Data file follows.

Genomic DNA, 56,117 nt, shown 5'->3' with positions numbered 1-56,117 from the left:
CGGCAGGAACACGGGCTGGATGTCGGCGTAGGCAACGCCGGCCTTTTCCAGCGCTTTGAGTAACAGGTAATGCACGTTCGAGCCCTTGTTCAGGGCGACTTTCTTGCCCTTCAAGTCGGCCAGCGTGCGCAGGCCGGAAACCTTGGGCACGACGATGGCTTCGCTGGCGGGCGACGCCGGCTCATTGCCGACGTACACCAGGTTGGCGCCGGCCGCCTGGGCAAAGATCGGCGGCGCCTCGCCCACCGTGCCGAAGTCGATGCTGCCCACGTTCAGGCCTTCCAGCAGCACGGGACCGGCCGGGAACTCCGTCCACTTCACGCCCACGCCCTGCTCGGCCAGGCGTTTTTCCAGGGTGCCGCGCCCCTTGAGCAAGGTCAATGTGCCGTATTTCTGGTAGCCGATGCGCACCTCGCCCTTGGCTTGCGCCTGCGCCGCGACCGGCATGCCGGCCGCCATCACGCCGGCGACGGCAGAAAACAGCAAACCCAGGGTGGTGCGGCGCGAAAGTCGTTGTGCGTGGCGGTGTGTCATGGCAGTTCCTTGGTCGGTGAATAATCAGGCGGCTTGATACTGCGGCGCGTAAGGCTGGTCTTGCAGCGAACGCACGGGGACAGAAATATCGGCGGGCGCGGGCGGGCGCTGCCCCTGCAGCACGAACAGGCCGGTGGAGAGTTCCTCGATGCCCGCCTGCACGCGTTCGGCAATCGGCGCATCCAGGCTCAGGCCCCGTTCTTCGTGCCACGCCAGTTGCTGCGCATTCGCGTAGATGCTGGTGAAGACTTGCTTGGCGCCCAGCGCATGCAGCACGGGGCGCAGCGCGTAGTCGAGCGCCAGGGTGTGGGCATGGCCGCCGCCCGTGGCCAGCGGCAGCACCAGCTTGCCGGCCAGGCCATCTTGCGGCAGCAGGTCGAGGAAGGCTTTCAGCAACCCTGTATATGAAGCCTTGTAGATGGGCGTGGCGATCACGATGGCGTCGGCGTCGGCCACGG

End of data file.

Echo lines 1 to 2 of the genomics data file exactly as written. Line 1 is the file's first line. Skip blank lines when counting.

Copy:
Genomic DNA, 56,117 nt, shown 5'->3' with positions numbered 1-56,117 from the left:
CGGCAGGAACACGGGCTGGATGTCGGCGTAGGCAACGCCGGCCTTTTCCAGCGCTTTGAGTAACAGGTAATGCACGTTCGAGCCCTTGTTCAGGGCGACTTTCTTGCCCTTCAAGTCGGCCAGCGTGCGCAGGCCGGAAACCTTGGGCACGACGATGGCTTCGCTGGCGGGCGACGCCGGCTCATTGCCGACGTACACCAGGTTGGCGCCGGCCGCCTGGGCAAAGATCGGCGGCGCCTCGCCCACCGTGCCGAAGTCGATGCTGCCCACGTTCAGGCCTTCCAGCAGCACGGGACCGGCCGGGAACTCCGTCCACTTCACGCCCACGCCCTGCTCGGCCAGGCGTTTTTCCAGGGTGCCGCGCCCCTTGAGCAAGGTCAATGTGCCGTATTTCTGGTAGCCGATGCGCACCTCGCCCTTGGCTTGCGCCTGCGCCGCGACCGGCATGCCGGCCGCCATCACGCCGGCGACGGCAGAAAACAGCAAACCCAGGGTGGTGCGGCGCGAAAGTCGTTGTGCGTGGCGGTGTGTCATGGCAGTTCCTTGGTCGGTGAATAATCAGGCGGCTTGATACTGCGGCGCGTAAGGCTGGTCTTGCAGCGAACGCACGGGGACAGAAATATCGGCGGGCGCGGGCGGGCGCTGCCCCTGCAGCACGAACAGGCCGGTGGAGAGTTCCTCGATGCCCGCCTGCACGCGTTCGGCAATCGGCGCATCCAGGCTCAGGCCCCGTTCTTCGTGCCACGCCAGTTGCTGCGCATTCGCGTAGATGCTGGTGAAGACTTGCTTGGCGCCCAGCGCATGCAGCACGGGGCGCAGCGCGTAGTCGAGCGCCAGGGTGTGGGCATGGCCGCCGCCCGTGGCCAGCGGCAGCACCAGCTTGCCGGCCAGGCCATCTTGCGGCAGCAGGTCGAGGAAGGCTTTCAGCAACCCTGTATATGAAGCCTTGTAGATGGGCGTGGCGATCACGATGGCGTCGGCGTCGGCCACGG